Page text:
Penn State astronomer Dr. Kevin Luhman added to his discovery list recently by identifying WISE J085510.83-071442.5, the coldest known brown dwarf in the universe and fourth-closest star to the sun.
It’s an important discovery, but perhaps better described in layman’s terms for those yet to take ASTRO 001: Brown dwarfs are born as bright stars like the sun, but they do not fuse hydrogen and therefore become dimmer as their lives progress. Luhman’s recent finding is about 100 degrees warmer than Jupiter and three-to-10 times the mass of it — very small for a star. The possibility thus exists that this star could actually be a Jupiter-like planet that fell from its star system. The star’s distance to us is also key — at 7.2 lightyears, only three known stars are closer than it to the sun, one of which was also found by Luhman.
As you’d figure, Luhman didn’t find WISE J085510.83-071442.5 overnight. He gathered images of the sky from the Wide-field Infrared Survey Explorer over several months.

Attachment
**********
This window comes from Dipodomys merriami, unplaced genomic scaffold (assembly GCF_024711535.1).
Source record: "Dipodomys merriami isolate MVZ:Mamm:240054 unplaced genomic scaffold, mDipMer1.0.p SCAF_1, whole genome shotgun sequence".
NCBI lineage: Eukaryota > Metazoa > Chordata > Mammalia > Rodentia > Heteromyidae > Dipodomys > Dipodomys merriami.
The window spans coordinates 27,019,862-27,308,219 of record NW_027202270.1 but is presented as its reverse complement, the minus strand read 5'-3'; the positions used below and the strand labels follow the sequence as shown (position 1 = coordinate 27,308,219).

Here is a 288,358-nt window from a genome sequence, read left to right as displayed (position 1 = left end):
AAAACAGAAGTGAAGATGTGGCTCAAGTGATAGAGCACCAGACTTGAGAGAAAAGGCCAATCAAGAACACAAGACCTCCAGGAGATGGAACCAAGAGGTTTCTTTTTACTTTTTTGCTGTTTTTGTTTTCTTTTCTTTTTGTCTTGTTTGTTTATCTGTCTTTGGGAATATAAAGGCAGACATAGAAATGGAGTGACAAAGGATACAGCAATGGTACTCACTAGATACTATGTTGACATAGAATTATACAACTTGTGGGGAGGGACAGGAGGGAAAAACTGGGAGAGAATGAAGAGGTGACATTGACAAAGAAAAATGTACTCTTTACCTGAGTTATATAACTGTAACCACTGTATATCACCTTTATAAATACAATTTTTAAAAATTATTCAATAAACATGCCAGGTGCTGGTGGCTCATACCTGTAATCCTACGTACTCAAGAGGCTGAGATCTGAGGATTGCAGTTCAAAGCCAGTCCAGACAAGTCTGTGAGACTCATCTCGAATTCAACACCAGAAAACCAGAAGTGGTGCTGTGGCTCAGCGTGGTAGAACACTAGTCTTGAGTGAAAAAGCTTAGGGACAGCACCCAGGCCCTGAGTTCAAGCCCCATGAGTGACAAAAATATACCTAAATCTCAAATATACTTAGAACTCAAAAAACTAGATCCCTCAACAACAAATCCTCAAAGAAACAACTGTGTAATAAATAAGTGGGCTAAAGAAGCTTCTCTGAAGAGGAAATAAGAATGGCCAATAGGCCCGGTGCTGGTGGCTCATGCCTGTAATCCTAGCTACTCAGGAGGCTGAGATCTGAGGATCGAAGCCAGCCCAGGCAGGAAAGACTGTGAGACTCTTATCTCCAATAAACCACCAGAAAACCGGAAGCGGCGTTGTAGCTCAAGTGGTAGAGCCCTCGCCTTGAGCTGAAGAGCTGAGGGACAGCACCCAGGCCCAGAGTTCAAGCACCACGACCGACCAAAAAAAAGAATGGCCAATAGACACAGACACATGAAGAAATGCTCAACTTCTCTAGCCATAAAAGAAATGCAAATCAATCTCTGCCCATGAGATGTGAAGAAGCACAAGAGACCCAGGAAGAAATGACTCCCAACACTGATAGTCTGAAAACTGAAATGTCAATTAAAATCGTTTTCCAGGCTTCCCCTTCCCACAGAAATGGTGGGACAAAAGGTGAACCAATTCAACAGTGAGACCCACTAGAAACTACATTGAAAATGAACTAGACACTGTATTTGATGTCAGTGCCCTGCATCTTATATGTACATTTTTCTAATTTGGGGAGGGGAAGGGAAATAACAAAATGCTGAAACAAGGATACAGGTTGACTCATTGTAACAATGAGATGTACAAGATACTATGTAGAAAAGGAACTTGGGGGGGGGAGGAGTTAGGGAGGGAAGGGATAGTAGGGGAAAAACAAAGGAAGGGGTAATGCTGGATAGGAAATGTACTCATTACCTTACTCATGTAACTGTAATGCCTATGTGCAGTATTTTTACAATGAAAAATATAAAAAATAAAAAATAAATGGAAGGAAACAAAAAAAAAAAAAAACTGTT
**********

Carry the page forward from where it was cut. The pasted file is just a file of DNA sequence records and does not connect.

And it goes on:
“It’s very time-consuming, simply retrieving all of the data from the Internet,” Luhman said. “It was a couple terabytes of data, then processing it on my computer took a couple of months as well. It was a great deal of work to retrieve the data and process it.”
When studying the images, Luhman noticed one particularly fast-moving body (rule of thumb: The faster a body appears to move, the closer to us it probably is). He then viewed Spitzer telescope images to pinpoint its distance from us by using the parallax effect, as shown here.
The discovery also opens the door for future research.
“Because it’s as cold as a gas giant planet, that means you can use it as a laboratory for studying the properties of gas giant planets,” Luhman said. “From now on, people will probably use this cold brown dwarf to learn more about gas giant planets, even though it’s probably not a planet itself.”
As far as humans understand the universe, the new brown dwarf cannot sustain life without a solid surface or proper temperature. But it’s a big discovery, especially cool considering it came from here. Great work, Dr. Luhman!